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    HomeAidFunding is needed to support Sudanese refugees in Chad: UNHCR

    Funding is needed to support Sudanese refugees in Chad: UNHCR

    Laura Lo Castro, UNHCR‘s representative in Chad, said that expected rains have started in Adre, leaving tens of thousands of Sudanese refugees without shelter suitable for protection. The rains also impede humanitarian access due to catastrophic flooding, she added.

    “It’s paramount that we scale up the response now and immediately relocate as many refugees as possible to safer areas away from the border and assist those we will not be able to move,” she said. 

    UNHCR and partners are working on completing a settlement for refugees offering protection and assistance, however, they require an additional $17 million to move and accommodate 50,000 refugees there.  

    Traumatised and suffering 

    UNHCR has reported that ongoing conflict in Sudan has forced about 600,000 civilians to relocate to Chad since April 2023.

    At first, the people settled in “overcrowded, spontaneous sites along the border, where they sleep in makeshift shelters”, according to the agency. The new arrivals, mostly women and children, arrive in poor health oftentimes with just the clothes they are wearing, traumatised and suffering from physical or gender-based violence.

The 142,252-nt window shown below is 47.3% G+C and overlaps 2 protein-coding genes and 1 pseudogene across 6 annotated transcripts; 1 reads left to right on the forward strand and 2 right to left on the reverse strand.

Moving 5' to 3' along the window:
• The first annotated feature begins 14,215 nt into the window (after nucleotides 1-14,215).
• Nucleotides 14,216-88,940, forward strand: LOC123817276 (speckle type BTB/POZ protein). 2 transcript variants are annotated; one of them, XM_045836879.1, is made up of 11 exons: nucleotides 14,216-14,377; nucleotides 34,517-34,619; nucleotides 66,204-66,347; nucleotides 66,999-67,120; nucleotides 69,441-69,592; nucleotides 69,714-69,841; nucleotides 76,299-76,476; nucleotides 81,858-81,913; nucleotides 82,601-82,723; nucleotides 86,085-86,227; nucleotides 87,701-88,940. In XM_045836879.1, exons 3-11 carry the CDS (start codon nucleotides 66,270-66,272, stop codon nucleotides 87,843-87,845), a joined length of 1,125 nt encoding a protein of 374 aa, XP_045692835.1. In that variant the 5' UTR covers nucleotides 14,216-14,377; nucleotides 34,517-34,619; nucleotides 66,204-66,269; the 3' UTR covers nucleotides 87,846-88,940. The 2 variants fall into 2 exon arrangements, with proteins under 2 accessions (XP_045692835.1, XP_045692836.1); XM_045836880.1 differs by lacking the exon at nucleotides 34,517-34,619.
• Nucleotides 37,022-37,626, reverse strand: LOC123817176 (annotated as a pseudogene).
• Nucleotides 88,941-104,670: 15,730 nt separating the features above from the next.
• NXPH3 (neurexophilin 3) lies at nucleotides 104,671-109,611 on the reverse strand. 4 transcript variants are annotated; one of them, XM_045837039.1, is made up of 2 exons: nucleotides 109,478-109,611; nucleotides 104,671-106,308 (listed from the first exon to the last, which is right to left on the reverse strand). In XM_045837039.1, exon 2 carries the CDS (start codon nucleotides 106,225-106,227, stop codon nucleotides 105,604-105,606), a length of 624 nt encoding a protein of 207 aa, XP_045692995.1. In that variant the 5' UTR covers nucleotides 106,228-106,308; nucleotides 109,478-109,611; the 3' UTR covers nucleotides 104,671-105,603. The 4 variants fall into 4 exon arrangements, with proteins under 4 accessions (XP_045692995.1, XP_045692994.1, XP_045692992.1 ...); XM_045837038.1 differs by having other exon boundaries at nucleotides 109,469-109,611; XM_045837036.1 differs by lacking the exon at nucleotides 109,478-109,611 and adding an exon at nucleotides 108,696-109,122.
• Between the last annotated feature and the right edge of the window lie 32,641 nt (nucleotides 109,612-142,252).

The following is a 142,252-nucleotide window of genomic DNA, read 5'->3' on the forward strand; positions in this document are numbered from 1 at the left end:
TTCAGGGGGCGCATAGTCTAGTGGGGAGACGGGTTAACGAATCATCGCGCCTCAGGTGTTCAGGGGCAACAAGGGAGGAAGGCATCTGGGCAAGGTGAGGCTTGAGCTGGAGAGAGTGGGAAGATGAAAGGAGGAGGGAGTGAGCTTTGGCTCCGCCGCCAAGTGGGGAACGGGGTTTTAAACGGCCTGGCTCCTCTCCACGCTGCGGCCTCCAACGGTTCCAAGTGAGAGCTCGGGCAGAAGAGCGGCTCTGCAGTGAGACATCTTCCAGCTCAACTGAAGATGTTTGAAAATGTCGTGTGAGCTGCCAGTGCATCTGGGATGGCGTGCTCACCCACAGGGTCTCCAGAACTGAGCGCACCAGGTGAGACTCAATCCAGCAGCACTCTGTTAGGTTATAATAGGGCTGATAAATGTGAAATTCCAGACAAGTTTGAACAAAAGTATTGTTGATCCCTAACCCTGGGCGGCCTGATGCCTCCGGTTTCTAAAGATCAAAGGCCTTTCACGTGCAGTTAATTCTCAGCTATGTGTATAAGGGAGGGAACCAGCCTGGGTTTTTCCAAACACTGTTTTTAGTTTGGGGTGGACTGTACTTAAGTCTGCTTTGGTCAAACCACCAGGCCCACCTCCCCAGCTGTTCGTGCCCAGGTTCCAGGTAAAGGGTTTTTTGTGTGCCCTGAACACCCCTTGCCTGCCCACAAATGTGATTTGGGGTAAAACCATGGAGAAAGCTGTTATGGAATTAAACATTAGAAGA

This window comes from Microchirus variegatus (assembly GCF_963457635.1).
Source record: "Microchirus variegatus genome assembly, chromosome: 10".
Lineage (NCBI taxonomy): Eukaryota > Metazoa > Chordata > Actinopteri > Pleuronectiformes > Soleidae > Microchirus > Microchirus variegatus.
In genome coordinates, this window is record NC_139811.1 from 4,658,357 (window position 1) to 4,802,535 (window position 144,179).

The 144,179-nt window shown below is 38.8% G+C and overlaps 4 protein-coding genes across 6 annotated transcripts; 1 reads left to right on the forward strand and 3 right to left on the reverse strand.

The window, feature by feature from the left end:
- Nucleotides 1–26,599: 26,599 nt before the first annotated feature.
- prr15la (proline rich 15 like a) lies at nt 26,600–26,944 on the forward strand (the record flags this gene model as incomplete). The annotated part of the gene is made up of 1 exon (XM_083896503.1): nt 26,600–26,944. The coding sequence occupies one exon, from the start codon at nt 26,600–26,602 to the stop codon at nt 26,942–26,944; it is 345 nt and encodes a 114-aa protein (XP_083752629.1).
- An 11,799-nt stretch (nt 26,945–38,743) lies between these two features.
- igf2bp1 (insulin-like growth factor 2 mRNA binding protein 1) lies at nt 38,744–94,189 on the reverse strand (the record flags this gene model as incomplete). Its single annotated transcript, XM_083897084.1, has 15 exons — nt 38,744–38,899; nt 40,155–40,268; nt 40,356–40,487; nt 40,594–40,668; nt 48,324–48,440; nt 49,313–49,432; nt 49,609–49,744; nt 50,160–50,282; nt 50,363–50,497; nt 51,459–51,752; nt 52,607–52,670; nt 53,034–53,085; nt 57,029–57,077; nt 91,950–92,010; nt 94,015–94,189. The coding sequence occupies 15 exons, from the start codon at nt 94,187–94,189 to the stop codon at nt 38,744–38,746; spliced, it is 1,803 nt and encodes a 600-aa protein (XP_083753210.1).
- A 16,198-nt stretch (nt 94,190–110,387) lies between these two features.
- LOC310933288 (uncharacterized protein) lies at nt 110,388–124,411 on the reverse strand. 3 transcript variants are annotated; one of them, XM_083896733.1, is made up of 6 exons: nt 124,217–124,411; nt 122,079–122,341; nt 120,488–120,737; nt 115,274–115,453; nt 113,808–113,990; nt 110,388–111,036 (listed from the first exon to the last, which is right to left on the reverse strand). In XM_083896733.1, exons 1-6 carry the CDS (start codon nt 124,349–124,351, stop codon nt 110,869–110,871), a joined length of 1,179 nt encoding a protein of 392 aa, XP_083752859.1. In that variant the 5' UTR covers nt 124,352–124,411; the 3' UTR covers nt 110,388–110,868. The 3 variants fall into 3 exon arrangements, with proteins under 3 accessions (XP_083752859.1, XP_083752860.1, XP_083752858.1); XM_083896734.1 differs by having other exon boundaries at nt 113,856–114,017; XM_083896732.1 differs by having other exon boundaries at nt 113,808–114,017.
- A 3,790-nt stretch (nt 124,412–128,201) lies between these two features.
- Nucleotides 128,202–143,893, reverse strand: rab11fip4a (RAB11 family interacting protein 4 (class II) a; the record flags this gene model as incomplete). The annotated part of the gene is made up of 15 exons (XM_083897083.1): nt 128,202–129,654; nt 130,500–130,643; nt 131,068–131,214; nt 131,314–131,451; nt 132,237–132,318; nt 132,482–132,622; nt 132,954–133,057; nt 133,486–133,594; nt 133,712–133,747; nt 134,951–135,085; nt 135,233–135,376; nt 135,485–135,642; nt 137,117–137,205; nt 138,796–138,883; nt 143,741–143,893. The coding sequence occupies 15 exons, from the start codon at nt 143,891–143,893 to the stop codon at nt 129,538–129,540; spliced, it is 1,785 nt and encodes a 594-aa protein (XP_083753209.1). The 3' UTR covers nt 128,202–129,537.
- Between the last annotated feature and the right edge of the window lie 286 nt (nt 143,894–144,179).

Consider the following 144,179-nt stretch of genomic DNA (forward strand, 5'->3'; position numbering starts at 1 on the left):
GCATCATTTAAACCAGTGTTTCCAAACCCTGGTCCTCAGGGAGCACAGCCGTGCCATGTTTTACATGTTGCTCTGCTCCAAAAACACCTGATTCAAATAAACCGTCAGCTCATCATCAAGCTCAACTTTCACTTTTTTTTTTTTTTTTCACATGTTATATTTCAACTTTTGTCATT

UNHCR said these people need “essential protection services and lifesaving assistance, including mental health and psychosocial support, shelter, food, water, sanitation, and health services.” 

    Supporting Sudanese refugees 

    UNHCR and partners are working on constructing five new refugee settlements and extending 10 existing ones that are currently hosting over 336,000 Sudanese refugees. 

    The refugee agency is also coordinating emergency responses for forcibly displaced civilians in support to the government.

    Additionally, the agency and partners, under the government’s leadership, have been working with scant resources to address the needs of the Sudanese people and prevent a bigger humanitarian crisis.

    They said they have reallocated stocks and funds to “scale down interventions with the consequence of lowering standards across all settlements”.

    Yet, they still need $630.2 million to respond to the needs of the Sudanese civilians who have crossed the border; only six per cent of this has been secured.  

    “Families who have crossed the border into Chad have lost everything,” Ms. Castro said. 

    “They rely on relief assistance to cover their most basic needs. We call on the generosity of our donors to urgently cover the most critical gaps to protect and save lives.” 

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